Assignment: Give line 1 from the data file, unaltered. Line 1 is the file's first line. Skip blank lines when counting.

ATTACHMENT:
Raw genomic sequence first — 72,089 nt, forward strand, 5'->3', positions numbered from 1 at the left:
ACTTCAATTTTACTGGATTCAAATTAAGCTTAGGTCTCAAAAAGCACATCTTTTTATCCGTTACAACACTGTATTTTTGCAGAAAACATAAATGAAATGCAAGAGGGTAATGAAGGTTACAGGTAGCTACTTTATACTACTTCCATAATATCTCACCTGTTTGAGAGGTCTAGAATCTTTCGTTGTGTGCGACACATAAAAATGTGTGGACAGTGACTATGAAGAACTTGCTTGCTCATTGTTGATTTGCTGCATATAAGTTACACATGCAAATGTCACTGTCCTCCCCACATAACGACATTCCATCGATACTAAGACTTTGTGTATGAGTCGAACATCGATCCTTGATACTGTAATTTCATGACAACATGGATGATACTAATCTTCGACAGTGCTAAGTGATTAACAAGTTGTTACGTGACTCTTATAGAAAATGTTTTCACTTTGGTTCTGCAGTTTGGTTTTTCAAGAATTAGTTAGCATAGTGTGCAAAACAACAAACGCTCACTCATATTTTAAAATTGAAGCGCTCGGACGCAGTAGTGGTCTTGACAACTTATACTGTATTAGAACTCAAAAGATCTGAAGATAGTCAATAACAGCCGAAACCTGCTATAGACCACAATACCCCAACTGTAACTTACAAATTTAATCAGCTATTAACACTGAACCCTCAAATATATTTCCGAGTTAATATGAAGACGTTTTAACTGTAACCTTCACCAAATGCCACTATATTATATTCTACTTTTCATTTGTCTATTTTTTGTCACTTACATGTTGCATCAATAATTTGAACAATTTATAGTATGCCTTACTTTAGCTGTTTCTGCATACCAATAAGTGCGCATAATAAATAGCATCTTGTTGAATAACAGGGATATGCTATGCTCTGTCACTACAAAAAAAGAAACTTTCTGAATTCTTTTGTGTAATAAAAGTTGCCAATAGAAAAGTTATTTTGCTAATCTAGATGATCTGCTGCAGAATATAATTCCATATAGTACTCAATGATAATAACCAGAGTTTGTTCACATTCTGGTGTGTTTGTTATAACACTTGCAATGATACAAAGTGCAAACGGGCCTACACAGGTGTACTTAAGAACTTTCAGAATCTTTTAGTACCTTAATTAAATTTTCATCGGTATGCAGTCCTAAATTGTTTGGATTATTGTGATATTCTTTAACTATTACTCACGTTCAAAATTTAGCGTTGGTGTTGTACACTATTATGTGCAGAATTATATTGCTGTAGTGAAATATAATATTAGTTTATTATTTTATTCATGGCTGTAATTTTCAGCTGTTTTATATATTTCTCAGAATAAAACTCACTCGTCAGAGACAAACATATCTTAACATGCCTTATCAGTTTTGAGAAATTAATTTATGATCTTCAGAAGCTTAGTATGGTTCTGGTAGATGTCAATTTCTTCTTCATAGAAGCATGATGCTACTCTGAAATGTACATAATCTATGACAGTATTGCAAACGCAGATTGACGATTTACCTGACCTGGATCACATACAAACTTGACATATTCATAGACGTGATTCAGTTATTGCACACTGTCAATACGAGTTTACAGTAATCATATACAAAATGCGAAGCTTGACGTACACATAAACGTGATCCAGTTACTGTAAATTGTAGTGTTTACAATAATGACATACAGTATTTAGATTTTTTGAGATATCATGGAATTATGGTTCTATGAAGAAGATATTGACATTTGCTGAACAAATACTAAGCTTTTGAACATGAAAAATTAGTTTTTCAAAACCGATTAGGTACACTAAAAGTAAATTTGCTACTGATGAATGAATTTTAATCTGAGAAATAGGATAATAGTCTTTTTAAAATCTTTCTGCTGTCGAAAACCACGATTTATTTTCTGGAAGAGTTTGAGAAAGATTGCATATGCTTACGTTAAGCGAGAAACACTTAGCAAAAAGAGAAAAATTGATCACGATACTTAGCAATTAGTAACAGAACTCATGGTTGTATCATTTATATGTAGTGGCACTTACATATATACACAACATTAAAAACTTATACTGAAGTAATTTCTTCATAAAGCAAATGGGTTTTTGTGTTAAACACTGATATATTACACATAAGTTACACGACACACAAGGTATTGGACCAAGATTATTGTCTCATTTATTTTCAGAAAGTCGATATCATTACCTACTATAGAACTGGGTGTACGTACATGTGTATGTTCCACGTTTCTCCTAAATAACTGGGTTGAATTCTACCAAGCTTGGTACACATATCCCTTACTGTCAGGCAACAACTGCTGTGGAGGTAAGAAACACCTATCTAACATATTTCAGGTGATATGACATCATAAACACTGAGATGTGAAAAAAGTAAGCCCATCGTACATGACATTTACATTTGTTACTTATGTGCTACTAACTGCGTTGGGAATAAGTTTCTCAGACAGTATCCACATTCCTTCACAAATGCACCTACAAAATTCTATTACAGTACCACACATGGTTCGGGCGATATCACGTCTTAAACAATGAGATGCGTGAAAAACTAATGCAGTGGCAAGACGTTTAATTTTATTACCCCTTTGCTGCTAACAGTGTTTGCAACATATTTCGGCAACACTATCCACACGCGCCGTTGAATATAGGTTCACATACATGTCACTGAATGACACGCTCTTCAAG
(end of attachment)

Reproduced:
Raw genomic sequence first — 72,089 nt, forward strand, 5'->3', positions numbered from 1 at the left: